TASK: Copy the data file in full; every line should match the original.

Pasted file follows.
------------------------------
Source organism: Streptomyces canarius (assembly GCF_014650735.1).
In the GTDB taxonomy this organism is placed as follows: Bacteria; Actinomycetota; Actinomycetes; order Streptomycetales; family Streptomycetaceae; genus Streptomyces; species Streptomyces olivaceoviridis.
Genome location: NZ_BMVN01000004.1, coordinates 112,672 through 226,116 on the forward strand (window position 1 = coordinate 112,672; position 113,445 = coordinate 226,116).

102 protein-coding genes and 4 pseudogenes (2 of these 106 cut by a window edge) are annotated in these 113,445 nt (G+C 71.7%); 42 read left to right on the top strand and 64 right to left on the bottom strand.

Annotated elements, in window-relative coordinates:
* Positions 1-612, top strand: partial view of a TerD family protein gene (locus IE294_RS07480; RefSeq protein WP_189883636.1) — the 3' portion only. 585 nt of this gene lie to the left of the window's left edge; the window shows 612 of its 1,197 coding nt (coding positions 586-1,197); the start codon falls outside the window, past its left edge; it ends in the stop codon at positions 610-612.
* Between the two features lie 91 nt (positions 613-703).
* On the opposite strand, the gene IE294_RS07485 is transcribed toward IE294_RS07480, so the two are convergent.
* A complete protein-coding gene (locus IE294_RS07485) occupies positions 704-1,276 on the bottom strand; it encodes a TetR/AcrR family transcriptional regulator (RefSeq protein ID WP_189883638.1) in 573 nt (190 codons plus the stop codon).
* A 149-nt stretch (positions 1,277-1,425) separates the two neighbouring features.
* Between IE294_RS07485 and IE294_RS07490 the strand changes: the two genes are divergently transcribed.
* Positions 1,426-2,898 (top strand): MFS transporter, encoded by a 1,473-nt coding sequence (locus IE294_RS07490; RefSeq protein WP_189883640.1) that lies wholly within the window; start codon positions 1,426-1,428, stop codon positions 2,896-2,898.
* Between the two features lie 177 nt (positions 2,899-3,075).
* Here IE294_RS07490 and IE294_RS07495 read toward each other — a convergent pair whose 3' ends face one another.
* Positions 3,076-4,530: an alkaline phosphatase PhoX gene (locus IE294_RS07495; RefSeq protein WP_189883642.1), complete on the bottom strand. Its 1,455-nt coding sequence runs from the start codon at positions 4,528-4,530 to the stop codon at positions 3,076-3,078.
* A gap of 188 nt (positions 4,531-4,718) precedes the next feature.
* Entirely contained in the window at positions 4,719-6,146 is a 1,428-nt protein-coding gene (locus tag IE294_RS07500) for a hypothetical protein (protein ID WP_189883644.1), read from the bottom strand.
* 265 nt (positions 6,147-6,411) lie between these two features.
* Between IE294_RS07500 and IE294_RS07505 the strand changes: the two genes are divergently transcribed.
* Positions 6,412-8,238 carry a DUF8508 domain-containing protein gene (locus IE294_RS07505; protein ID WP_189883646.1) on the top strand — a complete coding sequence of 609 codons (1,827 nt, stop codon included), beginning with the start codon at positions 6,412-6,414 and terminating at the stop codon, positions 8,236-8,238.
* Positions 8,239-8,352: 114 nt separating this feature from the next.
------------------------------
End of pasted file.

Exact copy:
Source organism: Streptomyces canarius (assembly GCF_014650735.1).
In the GTDB taxonomy this organism is placed as follows: Bacteria; Actinomycetota; Actinomycetes; order Streptomycetales; family Streptomycetaceae; genus Streptomyces; species Streptomyces olivaceoviridis.
Genome location: NZ_BMVN01000004.1, coordinates 112,672 through 226,116 on the forward strand (window position 1 = coordinate 112,672; position 113,445 = coordinate 226,116).

102 protein-coding genes and 4 pseudogenes (2 of these 106 cut by a window edge) are annotated in these 113,445 nt (G+C 71.7%); 42 read left to right on the top strand and 64 right to left on the bottom strand.

Annotated elements, in window-relative coordinates:
* Positions 1-612, top strand: partial view of a TerD family protein gene (locus IE294_RS07480; RefSeq protein WP_189883636.1) — the 3' portion only. 585 nt of this gene lie to the left of the window's left edge; the window shows 612 of its 1,197 coding nt (coding positions 586-1,197); the start codon falls outside the window, past its left edge; it ends in the stop codon at positions 610-612.
* Between the two features lie 91 nt (positions 613-703).
* On the opposite strand, the gene IE294_RS07485 is transcribed toward IE294_RS07480, so the two are convergent.
* A complete protein-coding gene (locus IE294_RS07485) occupies positions 704-1,276 on the bottom strand; it encodes a TetR/AcrR family transcriptional regulator (RefSeq protein ID WP_189883638.1) in 573 nt (190 codons plus the stop codon).
* A 149-nt stretch (positions 1,277-1,425) separates the two neighbouring features.
* Between IE294_RS07485 and IE294_RS07490 the strand changes: the two genes are divergently transcribed.
* Positions 1,426-2,898 (top strand): MFS transporter, encoded by a 1,473-nt coding sequence (locus IE294_RS07490; RefSeq protein WP_189883640.1) that lies wholly within the window; start codon positions 1,426-1,428, stop codon positions 2,896-2,898.
* Between the two features lie 177 nt (positions 2,899-3,075).
* Here IE294_RS07490 and IE294_RS07495 read toward each other — a convergent pair whose 3' ends face one another.
* Positions 3,076-4,530: an alkaline phosphatase PhoX gene (locus IE294_RS07495; RefSeq protein WP_189883642.1), complete on the bottom strand. Its 1,455-nt coding sequence runs from the start codon at positions 4,528-4,530 to the stop codon at positions 3,076-3,078.
* A gap of 188 nt (positions 4,531-4,718) precedes the next feature.
* Entirely contained in the window at positions 4,719-6,146 is a 1,428-nt protein-coding gene (locus tag IE294_RS07500) for a hypothetical protein (protein ID WP_189883644.1), read from the bottom strand.
* 265 nt (positions 6,147-6,411) lie between these two features.
* Between IE294_RS07500 and IE294_RS07505 the strand changes: the two genes are divergently transcribed.
* Positions 6,412-8,238 carry a DUF8508 domain-containing protein gene (locus IE294_RS07505; protein ID WP_189883646.1) on the top strand — a complete coding sequence of 609 codons (1,827 nt, stop codon included), beginning with the start codon at positions 6,412-6,414 and terminating at the stop codon, positions 8,236-8,238.
* Positions 8,239-8,352: 114 nt separating this feature from the next.